California State Poetry Society Poetry Letter
Book Review by Joe DeCenzo: Letters under Rock by Rinne and Thach
Letters under Rock: Performance Poetry by Cindy Rinne and Bory Thach. ISBN 978-1-334529-0-8, paperback,86x pages. $16.95+S&H. Elyssar Press, 2019. https://elyssarpress.com/books/letters-under-rock/
Letters Under Rock: A Spiritual Emergence Through the Arousal of the Heart
Within the pages of the earth toned cover lives a work to calm an anxious mind and awaken a slumbering spirit. Cindy Rinne and Bory Thach have done more than compose a book of ethereal poetry. They are the parents of a performance art experience conceived from the realms of both eastern and western philosophies and faceted with tradition and lore from an array of cultures. It gestated for a number of months as the artists corresponded in letters which allowed their characters of the orphaned Wanderer and Nomad to channel through them, using them for the vessel as their charismata evolved.
Rather than leap at the reader like a bolting deer, the cover draws you in with its matte finish and placid hues of tan, clary sage and flecks of coral. Coiled koi fish, often seen as a symbol of harmony, perseverance and enduring love swim peacefully above the title. And the screened image of stacked rocks does more than imply the obvious balance we all seek in life. To the yoga master, it’s a meditation practice of quieting the mind while finding patience and intensifying focus. To the Buddhist, it could be a form of worship or request for good luck. While to the hiker/traveler, rock cairns mark rugged trails to aid those seeking a way down from the mountain or out of the forest or most usually a way home.
The introductions by the authors are meaningful in that they afford a glint of insight to the process that produced the work. We are invited to engage our palates for we will taste the flavors of many lands. We’re shown images of the Wanderer and Nomad to enhance visual recognition. We’re also shown a photo of the 12’ x 2’ tapestry sewn by Cindy Rinne which features prominently in the physical presentation of the work. It’s a blend of patterns, colors and textures harmoniously combined to create a collage of their feelings perhaps mementos gathered from their travels. Let the journey begin.
The poetry resides in a series of letters written to each other. The anguish of their separation steadily grows through their endless nights of longing. We get the sense many of the letters were composed late into the night when daylight steals stars from the sky, signs of life begin to stir and another day of searching for their love’s desire begins. It is clear the lovers are one spirit, of one mindset tragically separated by untold miles able only to touch each other dimensionally on a cosmic plane free from physical obstacles. Allusions to the precepts of Taoism, Buddhism, Hinduism and ancient mythology are woven through the pages like silver threads in an heirloom quilt.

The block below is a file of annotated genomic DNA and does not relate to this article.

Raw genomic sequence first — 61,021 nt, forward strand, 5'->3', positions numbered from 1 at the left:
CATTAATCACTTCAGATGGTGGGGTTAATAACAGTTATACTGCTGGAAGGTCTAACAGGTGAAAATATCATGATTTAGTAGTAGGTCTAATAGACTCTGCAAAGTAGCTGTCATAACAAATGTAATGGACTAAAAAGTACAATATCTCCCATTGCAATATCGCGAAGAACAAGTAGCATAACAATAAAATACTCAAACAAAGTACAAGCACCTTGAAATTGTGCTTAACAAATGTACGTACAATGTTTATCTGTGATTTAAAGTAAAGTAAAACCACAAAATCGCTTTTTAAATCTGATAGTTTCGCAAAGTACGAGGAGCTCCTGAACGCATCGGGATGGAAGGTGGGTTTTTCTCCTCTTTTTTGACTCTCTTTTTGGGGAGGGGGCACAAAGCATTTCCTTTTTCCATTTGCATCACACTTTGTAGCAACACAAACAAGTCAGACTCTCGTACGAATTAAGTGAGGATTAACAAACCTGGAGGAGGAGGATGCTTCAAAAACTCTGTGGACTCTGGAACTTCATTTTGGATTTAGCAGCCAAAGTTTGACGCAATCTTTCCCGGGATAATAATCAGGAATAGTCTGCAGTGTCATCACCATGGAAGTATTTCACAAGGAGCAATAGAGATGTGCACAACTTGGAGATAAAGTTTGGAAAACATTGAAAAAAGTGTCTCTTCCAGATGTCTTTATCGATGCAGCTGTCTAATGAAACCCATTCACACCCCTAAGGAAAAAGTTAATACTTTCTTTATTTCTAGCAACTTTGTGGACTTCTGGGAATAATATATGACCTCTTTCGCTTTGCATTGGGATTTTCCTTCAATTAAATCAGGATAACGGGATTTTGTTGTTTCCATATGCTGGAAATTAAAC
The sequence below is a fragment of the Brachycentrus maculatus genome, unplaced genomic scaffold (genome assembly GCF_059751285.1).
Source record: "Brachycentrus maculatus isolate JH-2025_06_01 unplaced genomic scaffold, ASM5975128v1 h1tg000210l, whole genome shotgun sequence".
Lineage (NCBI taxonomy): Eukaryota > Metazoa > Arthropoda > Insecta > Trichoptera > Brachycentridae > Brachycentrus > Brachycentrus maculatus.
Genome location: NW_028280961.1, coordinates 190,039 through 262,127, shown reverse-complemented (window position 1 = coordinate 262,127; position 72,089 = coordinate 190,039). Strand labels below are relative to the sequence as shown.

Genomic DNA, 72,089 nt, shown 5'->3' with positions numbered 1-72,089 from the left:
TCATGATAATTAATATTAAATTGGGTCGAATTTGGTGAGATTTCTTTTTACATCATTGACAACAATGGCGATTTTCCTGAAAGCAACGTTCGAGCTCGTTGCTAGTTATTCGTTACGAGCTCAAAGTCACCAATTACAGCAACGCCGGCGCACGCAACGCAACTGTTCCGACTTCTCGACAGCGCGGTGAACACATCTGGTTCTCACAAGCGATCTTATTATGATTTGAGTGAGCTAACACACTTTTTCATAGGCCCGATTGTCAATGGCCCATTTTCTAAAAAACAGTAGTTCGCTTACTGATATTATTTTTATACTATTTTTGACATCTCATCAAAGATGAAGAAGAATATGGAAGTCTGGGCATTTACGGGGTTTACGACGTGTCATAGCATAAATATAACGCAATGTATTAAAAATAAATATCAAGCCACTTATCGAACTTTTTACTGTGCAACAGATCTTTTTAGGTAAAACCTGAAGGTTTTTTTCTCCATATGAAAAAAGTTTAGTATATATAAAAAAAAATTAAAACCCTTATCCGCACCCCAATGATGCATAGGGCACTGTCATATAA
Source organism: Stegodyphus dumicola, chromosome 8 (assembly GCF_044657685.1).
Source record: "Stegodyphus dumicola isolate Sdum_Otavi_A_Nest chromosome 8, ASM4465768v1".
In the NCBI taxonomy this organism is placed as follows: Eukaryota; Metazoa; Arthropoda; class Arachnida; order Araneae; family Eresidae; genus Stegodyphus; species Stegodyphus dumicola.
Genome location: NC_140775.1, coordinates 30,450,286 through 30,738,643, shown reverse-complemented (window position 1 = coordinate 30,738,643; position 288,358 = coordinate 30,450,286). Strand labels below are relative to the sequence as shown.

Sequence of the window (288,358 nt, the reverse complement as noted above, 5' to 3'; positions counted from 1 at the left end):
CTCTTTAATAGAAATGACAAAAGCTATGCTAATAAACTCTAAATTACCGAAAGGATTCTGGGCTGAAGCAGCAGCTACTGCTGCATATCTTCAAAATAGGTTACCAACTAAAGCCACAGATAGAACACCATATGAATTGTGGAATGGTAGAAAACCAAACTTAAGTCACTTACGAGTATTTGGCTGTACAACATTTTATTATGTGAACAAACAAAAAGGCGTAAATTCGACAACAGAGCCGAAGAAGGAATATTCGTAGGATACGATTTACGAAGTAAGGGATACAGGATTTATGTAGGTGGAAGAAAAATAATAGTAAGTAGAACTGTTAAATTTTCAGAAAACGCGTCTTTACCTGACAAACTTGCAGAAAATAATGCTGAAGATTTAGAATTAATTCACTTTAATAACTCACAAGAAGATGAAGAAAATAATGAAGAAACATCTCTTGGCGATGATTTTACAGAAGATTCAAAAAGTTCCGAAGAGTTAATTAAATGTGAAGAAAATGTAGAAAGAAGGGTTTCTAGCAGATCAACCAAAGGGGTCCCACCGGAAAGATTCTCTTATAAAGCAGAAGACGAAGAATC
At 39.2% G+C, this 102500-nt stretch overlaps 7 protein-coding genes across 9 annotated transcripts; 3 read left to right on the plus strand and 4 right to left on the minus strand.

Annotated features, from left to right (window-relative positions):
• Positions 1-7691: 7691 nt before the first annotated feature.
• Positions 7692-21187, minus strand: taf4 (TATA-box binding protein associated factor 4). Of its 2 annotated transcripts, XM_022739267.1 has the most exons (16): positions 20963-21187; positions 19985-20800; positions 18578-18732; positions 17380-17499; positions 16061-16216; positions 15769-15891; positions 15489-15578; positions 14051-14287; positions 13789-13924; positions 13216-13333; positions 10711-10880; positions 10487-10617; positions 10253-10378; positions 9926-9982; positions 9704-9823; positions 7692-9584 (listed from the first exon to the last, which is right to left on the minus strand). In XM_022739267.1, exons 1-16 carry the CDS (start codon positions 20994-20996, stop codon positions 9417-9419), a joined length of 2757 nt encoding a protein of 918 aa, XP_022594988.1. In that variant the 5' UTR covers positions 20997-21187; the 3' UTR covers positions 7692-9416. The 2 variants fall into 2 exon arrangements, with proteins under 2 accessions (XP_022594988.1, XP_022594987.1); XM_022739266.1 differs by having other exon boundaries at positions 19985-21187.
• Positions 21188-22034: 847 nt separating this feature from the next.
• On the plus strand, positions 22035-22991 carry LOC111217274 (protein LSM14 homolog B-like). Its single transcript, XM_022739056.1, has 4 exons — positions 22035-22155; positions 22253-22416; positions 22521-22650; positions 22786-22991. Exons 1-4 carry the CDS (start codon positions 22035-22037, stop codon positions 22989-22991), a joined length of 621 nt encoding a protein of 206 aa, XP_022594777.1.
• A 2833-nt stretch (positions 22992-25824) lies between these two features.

The correspondence of the Wanderer and Nomad takes us back to the era when thoughts and feelings were imbued on the material page. When somehow the expression flowed down the arm, past the wrist, through the hands and fingers then impregnated the parchment through the pen. The intent of the sender was tangible with its energy transferred to the receiver once in their grasp. Days of anticipation and feelings of expectancy are palpable as the Nomad and Wanderer await a beneficent courier to deliver the envelope often showing signs of wear from its miles of travel. The stamps and postmarks of different lands, territories and boundaries the message had to cross before its arrival are depicted in the patchwork garments the characters wear and exquisitely evident in the imagery written, “Maple leaves fall in the windblown spring of autumn. Birth and annihilation lead me to your footsteps.” pg.49
The book is divided in sections, each depicting a different phase in the developmental growth of their awareness of each other, their ancestral roots and their dependence on nature. In their respective worlds everything is sentient. The birds that surround them; the insects that pervade; the rocks, trees, stars and moon all breathe their existence. Tenderness and affection are the fundamental essence of their writing. Despite the seclusion and loneliness separation brings, they orbit around the gravitational power of their dreams, “With the cosmos falling apart, you alone make it beautiful… For your face has become a psalm of memory, never to be forgotten.” pg. 35 Each section is sealed with a wax stamp of the author’s emblem, one a heron, the other a dragon to insure privacy and hand of origin.
The Wanderer who is constantly seeking and the Nomad who never settles long in one place convey their sorrows ironically in their depictions of the wonders of nature. Yes, a feeling a melancholy permeates, but they are so connected spiritually there is an underscoring of hope and promise of deliverance as they suffer their isolation, endure their demise and are revived through their souls’ transmigration.
To comprehend this story beyond the printed text, this author encourages you to take a companion of similar perception and read your copy outdoors by firelight during a meteor shower far away from urban distractions that would interrupt the true sounds of Prithvi Mata. For silence isn’t the absence of sound but the acquisition of peace. Take turns reading the passages out loud to each other and to the rocks and leaves. Then listen for their comments. Letters Under Rock reminds us that dreams are eternally ours, but the earth and its trappings are only ours to borrow.
Joe DeCenzo, Tujunga, CA